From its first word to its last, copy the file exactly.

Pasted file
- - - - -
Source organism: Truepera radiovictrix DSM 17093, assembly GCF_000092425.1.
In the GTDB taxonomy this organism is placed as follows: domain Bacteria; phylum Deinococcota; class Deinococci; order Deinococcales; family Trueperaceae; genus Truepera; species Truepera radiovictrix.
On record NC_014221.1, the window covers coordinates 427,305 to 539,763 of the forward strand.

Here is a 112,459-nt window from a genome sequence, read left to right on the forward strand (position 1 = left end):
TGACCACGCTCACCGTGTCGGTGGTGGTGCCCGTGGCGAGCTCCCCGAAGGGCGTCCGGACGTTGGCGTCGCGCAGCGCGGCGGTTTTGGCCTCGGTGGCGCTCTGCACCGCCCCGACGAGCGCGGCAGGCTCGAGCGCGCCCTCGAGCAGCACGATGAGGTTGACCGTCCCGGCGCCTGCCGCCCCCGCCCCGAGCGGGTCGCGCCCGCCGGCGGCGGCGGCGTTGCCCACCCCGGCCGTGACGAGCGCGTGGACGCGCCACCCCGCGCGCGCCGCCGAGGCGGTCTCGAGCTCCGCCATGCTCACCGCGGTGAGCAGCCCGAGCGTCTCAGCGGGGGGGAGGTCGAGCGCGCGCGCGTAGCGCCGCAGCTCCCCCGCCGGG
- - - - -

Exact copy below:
Source organism: Truepera radiovictrix DSM 17093, assembly GCF_000092425.1.
In the GTDB taxonomy this organism is placed as follows: domain Bacteria; phylum Deinococcota; class Deinococci; order Deinococcales; family Trueperaceae; genus Truepera; species Truepera radiovictrix.
On record NC_014221.1, the window covers coordinates 427,305 to 539,763 of the forward strand.

Here is a 112,459-nt window from a genome sequence, read left to right on the forward strand (position 1 = left end):
TGACCACGCTCACCGTGTCGGTGGTGGTGCCCGTGGCGAGCTCCCCGAAGGGCGTCCGGACGTTGGCGTCGCGCAGCGCGGCGGTTTTGGCCTCGGTGGCGCTCTGCACCGCCCCGACGAGCGCGGCAGGCTCGAGCGCGCCCTCGAGCAGCACGATGAGGTTGACCGTCCCGGCGCCTGCCGCCCCCGCCCCGAGCGGGTCGCGCCCGCCGGCGGCGGCGGCGTTGCCCACCCCGGCCGTGACGAGCGCGTGGACGCGCCACCCCGCGCGCGCCGCCGAGGCGGTCTCGAGCTCCGCCATGCTCACCGCGGTGAGCAGCCCGAGCGTCTCAGCGGGGGGGAGGTCGAGCGCGCGCGCGTAGCGCCGCAGCTCCCCCGCCGGG